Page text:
Introduction: Celtic Knot Macrame Bracelet
A great gift (or for you!), unisex, and easy to make in minutes… here's how to make a Celtic Knot bracelet!
This bracelet is macramé, and uses one of the most popular types of "Celtic knots" (it's called a Double Coin in Chinese knotting, and a Josephine knot in other macramé).
There are many interpretations of the Celtic knot, which is characterized by loops and crosses. The 'classic' Celtic knot has no end -- symbolic of eternal love and devotion. The most simple version of the knot is comprised of three points with connected intersecting loops, symbolic of the elements – fire, earth and water.
The knot pre-dates Christianity, but as often occurs, the early Church leaders adopted regional motifs and incorporated them into religious symbolism. For example, the 'endless' thread is symbolic of God's eternal love, and the triple Celtic knot, like the shamrock, is often used to refer to the holy trinity.
Step 1: Materials & Supplies
72” of leather cording – 1.5 to 2mm thick. Leather, twine, hemp… whatever strikes your fancy!
4 to 6 Beads -- with the hole large enough for 2 widths of cord to pass through
Button for clasp -- with the hole big enough for one width of cord to pass through
Step 2: Secure Button Clasp
Find the center of cord.
Thread on the button, tie an overhand knot to hold button in place.
Step 3: Secure Work
Secure the button-end of the cord in the clip of your clipboard.
Step 4: Begin Knotting
Tie first Celtic knot.
Using the cord on the left, form a loop.
Bring the right cord over the top of the loop and pull it under the left-hand cord.
There is a ‘triangle’ space at the top of the two cords, just under the knot that holds the button. Place the ‘right hand’ cord through that triangle, then thread it under, over, and under the next cords. Pull through.
Adjust the knot so the two sides are even and it sits near the overhand knot.
Slide on the first bead, and place it up near the knot.
Tie another Celtic knot, as above. Add another bead, and continue until the bracelet is one inch smaller than you want the finished bracelet to be.
Step 5: Next Knot… in Reverse!
To see these in one pfd file for easier viewing, click the pdf file.
Step 6: Keep Going…
Step 7: Finishing Bracelet
After your final Celtic knot, tie another overhand knot and pull tight.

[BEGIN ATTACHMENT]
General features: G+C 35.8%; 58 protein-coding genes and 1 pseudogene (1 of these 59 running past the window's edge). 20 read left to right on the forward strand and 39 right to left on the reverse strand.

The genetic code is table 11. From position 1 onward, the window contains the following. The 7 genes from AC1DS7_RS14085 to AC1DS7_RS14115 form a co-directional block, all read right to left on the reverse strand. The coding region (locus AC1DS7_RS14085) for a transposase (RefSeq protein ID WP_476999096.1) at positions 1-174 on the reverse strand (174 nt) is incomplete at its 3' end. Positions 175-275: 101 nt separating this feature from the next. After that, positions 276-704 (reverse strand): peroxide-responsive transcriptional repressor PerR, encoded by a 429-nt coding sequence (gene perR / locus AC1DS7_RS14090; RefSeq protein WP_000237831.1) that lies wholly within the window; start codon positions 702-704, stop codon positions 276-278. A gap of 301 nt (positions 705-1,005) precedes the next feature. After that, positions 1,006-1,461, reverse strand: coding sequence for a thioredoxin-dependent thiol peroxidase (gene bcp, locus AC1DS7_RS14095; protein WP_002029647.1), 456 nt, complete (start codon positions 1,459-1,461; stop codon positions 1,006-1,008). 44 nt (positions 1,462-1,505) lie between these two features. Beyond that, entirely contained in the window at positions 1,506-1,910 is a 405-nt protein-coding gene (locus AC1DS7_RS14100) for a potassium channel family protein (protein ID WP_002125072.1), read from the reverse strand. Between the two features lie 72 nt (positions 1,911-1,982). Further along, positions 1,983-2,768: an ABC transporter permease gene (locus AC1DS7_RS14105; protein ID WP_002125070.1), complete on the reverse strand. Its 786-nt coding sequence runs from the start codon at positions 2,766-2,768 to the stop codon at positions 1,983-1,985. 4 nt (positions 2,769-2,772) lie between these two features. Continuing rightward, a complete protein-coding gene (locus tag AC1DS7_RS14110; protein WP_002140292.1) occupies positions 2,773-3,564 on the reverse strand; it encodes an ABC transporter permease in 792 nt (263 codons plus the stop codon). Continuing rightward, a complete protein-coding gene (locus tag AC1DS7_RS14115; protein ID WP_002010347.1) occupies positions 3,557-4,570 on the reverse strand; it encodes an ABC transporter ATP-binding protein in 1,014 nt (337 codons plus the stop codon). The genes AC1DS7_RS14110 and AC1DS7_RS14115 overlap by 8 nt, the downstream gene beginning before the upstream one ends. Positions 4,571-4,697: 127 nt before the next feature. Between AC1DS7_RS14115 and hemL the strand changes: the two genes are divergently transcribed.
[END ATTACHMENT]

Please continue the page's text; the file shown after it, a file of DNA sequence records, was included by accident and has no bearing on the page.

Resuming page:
Measure the diameter of the button clasp, and tie another overhand knot with that distance in mind, thus creating a loop for the button to pass through.
Trim off ends, and you have a finished bracelet!
Step 8: Variations
The bracelet can also be made with two or three strands of fiber. But be sure that the holes in the button clasp can take the two or three thicknesses of thread. This process takes a lot more time and patience, as the individual threads must be separated when knotting for a smooth, uniform look. But the result is gorgeous!
Step 9: A Few Tips
A few tips:
If you have trouble with the bracelet laying flat, pin the unruly loops to a surface and let the bracelet sit overnight. Think of it like blocking your wool sweater after washing! (My work and I both enjoy acupuncture!)
Buttons with a shank give you a bit more ‘play.’ If you use a traditional button (with holes drilled through the button), make sure you leave some space between the holes and the first knot.
Raw cording is a bit easier to work with – the ‘finished’ or ‘polished’ cording is a bit stiffer and takes some getting used to. You can also make this bracelet out of silk cord, cotton twine, hemp or yarn, but I don’t recommend using ‘fuzzy’ cords… the result is messy-looking.
For a more masculine look, eliminate the beads and tie knots close together. I found that in making this bracelet with the knots against each other, it's best to reverse the knot-tying direction, so as to eliminate twisting of the bracelet.
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